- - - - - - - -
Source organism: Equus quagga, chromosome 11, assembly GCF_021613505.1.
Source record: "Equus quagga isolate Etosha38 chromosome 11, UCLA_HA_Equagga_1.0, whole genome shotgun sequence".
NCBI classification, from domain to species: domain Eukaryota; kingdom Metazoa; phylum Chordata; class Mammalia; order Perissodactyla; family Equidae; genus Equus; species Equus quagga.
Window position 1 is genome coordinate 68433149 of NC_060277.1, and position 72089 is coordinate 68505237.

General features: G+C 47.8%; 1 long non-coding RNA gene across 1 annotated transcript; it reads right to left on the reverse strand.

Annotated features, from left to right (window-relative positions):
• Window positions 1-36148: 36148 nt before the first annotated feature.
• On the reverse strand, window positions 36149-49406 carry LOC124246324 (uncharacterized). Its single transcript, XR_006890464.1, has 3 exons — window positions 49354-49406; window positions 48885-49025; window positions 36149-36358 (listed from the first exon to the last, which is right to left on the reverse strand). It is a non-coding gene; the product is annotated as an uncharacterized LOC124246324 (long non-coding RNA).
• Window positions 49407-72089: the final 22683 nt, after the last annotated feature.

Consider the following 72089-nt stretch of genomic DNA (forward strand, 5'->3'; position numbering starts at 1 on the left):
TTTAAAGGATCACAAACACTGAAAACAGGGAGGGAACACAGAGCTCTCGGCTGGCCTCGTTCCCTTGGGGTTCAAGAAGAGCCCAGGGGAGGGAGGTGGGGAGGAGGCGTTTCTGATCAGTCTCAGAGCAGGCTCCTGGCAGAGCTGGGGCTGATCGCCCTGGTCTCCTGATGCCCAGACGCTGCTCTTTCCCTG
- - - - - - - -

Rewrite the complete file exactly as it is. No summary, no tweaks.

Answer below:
Source organism: Equus quagga, chromosome 11, assembly GCF_021613505.1.
Source record: "Equus quagga isolate Etosha38 chromosome 11, UCLA_HA_Equagga_1.0, whole genome shotgun sequence".
NCBI classification, from domain to species: domain Eukaryota; kingdom Metazoa; phylum Chordata; class Mammalia; order Perissodactyla; family Equidae; genus Equus; species Equus quagga.
Window position 1 is genome coordinate 68433149 of NC_060277.1, and position 72089 is coordinate 68505237.

General features: G+C 47.8%; 1 long non-coding RNA gene across 1 annotated transcript; it reads right to left on the reverse strand.

Annotated features, from left to right (window-relative positions):
• Window positions 1-36148: 36148 nt before the first annotated feature.
• On the reverse strand, window positions 36149-49406 carry LOC124246324 (uncharacterized). Its single transcript, XR_006890464.1, has 3 exons — window positions 49354-49406; window positions 48885-49025; window positions 36149-36358 (listed from the first exon to the last, which is right to left on the reverse strand). It is a non-coding gene; the product is annotated as an uncharacterized LOC124246324 (long non-coding RNA).
• Window positions 49407-72089: the final 22683 nt, after the last annotated feature.

Consider the following 72089-nt stretch of genomic DNA (forward strand, 5'->3'; position numbering starts at 1 on the left):
TTTAAAGGATCACAAACACTGAAAACAGGGAGGGAACACAGAGCTCTCGGCTGGCCTCGTTCCCTTGGGGTTCAAGAAGAGCCCAGGGGAGGGAGGTGGGGAGGAGGCGTTTCTGATCAGTCTCAGAGCAGGCTCCTGGCAGAGCTGGGGCTGATCGCCCTGGTCTCCTGATGCCCAGACGCTGCTCTTTCCCTG